How to Find More Time for Creativity

Morgan Danielle
Nov 30 · 4 min read
alarm clock on multi-color background
alarm clock on multi-color background
Photo by Icons8 Team on Unsplash

Creativity. It’s that nagging little voice in your head that is constantly jabbering away in your ear. It’s that tiny dude on your shoulder looking down at the work you’re muddling through at your day job and sneering. He isn’t amused.

In fact, he’s the guy keeping you awake at night when your under-eye circles are beginning to make you look like you got knocked in the face by insomnia. Which, well… you kinda have been.

The thing is, creativity wants what is best for you even if the only way to make you see that is through instilling a constant sensation of despair that you simply are not doing what you should with your time here on Earth.

Woman writing in calendar
Woman writing in calendar
Photo by STIL on Unsplash

I get it. Life isn’t a cakewalk and there are only twenty-four hours in a day and seven days in a week. I myself have on multiple occasions gone off my mental calendar and smiled with the knowledge that I could fit that misplaced commitment in on the day after Sunday… Oh, wait. That’s Monday.

Time is this uncontrollable coworker that has an entirely different concept that he’s running with, only he is leaving us all out of the loop on his strategy. Screw you, Time, think of someone else for once!

I’ve been there and oftentimes, I’m still there. However, the key to beating a difficult level in life is to learn the cheat code. What is going to make your life easier?

Here are three quick suggestions to give you back the time you need to work on a better tomorrow for yourself:

1. Cook in Bulk

What does cooking have to do with creative pursuits? Well, unless your creative passion is cooking then there is a quick, simple and decently obvious hack to make more time for yourself.

Meal prepping.

Meal prepping is a sensation that health fanatics and working mothers are ambassadors for.

You take one day a week and prepare most of your meals in that single session. You will be making larger quantities of the same meal which means you won’t be cooking every night of the week. That’s around an hour of your time saved each and every day.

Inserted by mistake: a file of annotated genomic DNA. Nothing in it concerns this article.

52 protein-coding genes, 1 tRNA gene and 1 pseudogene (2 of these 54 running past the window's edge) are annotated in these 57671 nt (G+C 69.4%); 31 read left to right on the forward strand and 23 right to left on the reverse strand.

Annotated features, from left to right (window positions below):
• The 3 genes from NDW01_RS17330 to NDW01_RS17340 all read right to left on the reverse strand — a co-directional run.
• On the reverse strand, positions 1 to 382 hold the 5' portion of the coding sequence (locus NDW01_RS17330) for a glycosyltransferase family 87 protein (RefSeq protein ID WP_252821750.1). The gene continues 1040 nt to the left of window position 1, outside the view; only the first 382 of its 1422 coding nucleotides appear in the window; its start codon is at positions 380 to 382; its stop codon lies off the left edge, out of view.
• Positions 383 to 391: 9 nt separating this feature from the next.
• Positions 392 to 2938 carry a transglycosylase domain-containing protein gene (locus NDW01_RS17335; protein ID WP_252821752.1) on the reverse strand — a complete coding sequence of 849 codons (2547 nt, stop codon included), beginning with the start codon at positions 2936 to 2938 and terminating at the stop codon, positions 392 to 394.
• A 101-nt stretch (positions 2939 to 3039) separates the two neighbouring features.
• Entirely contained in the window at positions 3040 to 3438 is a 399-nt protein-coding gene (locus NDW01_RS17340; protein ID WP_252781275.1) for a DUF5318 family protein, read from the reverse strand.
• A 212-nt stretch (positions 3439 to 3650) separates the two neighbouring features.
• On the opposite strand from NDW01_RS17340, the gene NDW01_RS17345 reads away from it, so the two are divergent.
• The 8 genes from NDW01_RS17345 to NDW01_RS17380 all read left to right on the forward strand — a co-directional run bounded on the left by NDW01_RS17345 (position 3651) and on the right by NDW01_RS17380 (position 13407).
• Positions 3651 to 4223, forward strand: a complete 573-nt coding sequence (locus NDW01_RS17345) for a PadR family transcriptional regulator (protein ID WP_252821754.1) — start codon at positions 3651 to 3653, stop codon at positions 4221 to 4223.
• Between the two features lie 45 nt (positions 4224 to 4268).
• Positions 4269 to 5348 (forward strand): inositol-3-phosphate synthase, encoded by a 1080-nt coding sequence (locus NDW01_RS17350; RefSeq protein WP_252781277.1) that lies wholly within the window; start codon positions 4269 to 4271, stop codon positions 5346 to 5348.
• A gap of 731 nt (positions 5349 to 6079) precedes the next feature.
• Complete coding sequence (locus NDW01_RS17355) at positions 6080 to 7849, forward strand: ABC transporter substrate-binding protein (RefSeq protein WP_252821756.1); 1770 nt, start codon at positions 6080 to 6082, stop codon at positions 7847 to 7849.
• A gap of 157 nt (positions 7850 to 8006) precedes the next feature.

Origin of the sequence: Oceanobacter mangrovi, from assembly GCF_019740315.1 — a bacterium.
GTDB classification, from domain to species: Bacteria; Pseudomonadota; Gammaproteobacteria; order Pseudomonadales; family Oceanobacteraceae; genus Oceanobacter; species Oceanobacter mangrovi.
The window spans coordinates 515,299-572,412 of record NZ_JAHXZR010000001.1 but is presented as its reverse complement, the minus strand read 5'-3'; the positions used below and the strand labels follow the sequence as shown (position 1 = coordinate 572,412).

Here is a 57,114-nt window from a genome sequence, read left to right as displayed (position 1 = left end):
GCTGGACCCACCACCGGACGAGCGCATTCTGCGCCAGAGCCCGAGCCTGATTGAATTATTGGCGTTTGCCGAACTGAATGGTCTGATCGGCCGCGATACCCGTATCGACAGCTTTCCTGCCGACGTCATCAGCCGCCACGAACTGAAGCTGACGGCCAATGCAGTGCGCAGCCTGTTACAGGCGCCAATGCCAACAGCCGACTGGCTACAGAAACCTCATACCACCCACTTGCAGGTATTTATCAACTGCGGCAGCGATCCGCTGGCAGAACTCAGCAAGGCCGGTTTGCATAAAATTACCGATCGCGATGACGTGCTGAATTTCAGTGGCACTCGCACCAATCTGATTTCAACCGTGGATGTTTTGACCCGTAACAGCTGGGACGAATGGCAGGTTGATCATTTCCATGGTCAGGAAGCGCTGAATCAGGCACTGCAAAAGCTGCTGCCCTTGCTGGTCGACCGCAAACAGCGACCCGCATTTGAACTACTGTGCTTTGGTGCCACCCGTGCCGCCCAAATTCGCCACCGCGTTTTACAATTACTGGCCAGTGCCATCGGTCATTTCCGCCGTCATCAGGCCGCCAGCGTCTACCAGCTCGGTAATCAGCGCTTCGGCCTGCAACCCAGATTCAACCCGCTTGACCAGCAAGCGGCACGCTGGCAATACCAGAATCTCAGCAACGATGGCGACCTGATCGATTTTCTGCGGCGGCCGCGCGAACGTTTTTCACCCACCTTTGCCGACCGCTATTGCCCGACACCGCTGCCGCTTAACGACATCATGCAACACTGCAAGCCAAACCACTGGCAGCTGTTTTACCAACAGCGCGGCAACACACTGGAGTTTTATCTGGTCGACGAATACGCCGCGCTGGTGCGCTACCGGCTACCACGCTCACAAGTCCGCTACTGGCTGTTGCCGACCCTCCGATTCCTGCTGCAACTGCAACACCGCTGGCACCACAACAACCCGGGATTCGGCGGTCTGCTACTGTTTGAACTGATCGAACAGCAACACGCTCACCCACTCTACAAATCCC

2. Take Your Phone Everywhere

Take your phone to the bathroom. And in the elevator. And on the subway. And while waiting in lines. And in the shower, but only if you have one of those fancy waterproof cases.

Why your phone? You can use your phone to access apps like Google Docs to create on the go.

I have my Google Docs app in an easy to tap location when I first unlock my screen. This means that if I catch an idea or if I come up with a line on the fly then it all gets written down in a central location that is easy to access from wherever I am located.

Any time that you are standing and waiting (think grocery store lines) there is the excess time you could be stealing back to work on your passion projects.

Next time the lady in front of you pulls out an entire binder of coupons simply unlock your phone and get to creating.

Photo by Headway on Unsplash

3. Use Dictation

If there is one area of time that feels completely wasted that could be put to good use, it’s drive time. We drive to work, to the gym, to the store and any number of other locations.

Woman driving a car
Woman driving a car
Photo by Alex Chernenko on Unsplash

On average, you spend about seven 40-hour weeks worth of time driving your car. What could you accomplish with an extra seven full-time work weeks to dedicate toward your creative passion or side project?

Half of that time is usually spent listening to songs that you’ve heard more times than you would have wished upon your worst enemy.

Using a hands-free device system you can verbally construct plans and layout ideas for future projects. You can also write your stories through dictation.

This isn’t an easy habit to form for all writers, but if you can get into the practice of writing through dictation then you’ll seriously amp up the amount of content you’re able to produce each year.

Just last week I set my voice recording app on my phone and talked through the plot of a story idea I’d been tossing around while driving. This recording turned into me rambling about the creative tasks I needed to add to my to-do list and also making note of an article idea that would have otherwise faded from memory had I not collected it.

Just be sure you’re driving safely and responsibly.

Sometimes when you’re creative you just have to be creative with your time constraints. Make your hours work for you, not the other way around.

The Startup

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Morgan Danielle

Written by

Orlando-Based Creative | Marketing | Creativity | Productivity | Personal & Professional Development | Lifelong Learning | Creative Writing

The Startup

Medium's largest active publication, followed by +540K people. Follow to join our community.

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